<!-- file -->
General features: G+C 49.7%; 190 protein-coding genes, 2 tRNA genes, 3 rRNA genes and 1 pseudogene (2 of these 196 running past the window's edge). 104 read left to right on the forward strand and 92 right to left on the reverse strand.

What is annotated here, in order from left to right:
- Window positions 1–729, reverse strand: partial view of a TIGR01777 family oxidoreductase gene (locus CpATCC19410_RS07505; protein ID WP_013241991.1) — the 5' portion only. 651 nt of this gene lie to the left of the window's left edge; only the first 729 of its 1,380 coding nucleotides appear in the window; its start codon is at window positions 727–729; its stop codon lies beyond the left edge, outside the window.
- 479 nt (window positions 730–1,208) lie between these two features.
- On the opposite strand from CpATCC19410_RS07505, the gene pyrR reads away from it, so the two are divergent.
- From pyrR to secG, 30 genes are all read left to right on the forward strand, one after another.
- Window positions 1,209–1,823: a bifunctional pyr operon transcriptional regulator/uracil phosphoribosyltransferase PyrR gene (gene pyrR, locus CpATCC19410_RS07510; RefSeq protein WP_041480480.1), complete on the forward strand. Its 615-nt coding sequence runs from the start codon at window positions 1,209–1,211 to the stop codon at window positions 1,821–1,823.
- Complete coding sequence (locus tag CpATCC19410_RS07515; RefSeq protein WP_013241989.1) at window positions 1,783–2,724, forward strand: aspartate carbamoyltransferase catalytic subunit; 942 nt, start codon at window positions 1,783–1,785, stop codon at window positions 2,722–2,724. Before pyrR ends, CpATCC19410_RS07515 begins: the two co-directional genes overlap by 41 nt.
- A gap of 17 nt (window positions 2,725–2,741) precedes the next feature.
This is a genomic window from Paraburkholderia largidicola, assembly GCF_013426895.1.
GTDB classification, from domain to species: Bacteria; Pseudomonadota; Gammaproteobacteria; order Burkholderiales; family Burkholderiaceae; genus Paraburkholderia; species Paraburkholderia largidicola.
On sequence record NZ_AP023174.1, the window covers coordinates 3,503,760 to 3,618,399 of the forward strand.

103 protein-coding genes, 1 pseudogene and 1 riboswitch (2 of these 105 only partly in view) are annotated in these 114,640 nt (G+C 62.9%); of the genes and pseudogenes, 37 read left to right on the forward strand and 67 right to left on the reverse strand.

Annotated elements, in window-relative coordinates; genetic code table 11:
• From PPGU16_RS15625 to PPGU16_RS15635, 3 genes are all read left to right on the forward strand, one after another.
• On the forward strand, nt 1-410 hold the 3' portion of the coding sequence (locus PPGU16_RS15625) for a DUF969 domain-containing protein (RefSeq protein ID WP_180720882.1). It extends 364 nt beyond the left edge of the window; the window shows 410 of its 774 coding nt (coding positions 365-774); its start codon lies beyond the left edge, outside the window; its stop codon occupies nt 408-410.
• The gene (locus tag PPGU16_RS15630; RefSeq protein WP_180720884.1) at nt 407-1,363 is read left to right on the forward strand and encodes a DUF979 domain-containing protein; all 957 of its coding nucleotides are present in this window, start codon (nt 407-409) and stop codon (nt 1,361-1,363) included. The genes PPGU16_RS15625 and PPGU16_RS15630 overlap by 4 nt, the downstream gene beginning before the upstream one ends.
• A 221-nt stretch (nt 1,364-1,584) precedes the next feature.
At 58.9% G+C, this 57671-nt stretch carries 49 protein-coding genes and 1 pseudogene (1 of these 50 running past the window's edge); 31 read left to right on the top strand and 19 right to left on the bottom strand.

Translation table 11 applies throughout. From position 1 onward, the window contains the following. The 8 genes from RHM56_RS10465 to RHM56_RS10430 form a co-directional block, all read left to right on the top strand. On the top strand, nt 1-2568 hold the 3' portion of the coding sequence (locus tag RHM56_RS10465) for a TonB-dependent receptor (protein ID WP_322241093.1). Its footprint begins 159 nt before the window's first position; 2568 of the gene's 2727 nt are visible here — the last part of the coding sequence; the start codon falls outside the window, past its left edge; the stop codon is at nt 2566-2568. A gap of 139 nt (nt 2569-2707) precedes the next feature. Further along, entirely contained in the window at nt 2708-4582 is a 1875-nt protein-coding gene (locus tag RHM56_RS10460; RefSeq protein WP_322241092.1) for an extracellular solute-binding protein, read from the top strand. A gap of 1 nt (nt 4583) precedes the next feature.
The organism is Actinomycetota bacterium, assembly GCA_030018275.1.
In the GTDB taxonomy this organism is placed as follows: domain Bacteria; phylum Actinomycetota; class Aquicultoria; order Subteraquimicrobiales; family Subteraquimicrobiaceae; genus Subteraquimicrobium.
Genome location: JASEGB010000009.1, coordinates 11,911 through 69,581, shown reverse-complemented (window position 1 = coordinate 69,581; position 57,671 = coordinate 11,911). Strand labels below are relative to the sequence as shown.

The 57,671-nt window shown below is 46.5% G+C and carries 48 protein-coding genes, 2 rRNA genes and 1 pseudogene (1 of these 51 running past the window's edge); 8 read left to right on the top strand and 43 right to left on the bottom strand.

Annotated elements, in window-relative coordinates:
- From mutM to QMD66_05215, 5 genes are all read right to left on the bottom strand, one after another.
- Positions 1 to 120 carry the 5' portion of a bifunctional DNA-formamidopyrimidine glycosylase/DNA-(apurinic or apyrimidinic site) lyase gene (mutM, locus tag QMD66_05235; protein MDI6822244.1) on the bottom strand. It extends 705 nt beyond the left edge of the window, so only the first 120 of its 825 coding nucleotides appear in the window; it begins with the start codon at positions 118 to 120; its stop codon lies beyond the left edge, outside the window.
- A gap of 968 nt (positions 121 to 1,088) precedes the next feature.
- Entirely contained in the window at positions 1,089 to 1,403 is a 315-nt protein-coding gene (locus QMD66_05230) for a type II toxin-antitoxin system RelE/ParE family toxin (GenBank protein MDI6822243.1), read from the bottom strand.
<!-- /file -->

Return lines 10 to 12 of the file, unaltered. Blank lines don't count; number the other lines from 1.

This is a genomic window from Paraburkholderia largidicola, assembly GCF_013426895.1.
GTDB classification, from domain to species: Bacteria; Pseudomonadota; Gammaproteobacteria; order Burkholderiales; family Burkholderiaceae; genus Paraburkholderia; species Paraburkholderia largidicola.
On sequence record NZ_AP023174.1, the window covers coordinates 3,503,760 to 3,618,399 of the forward strand.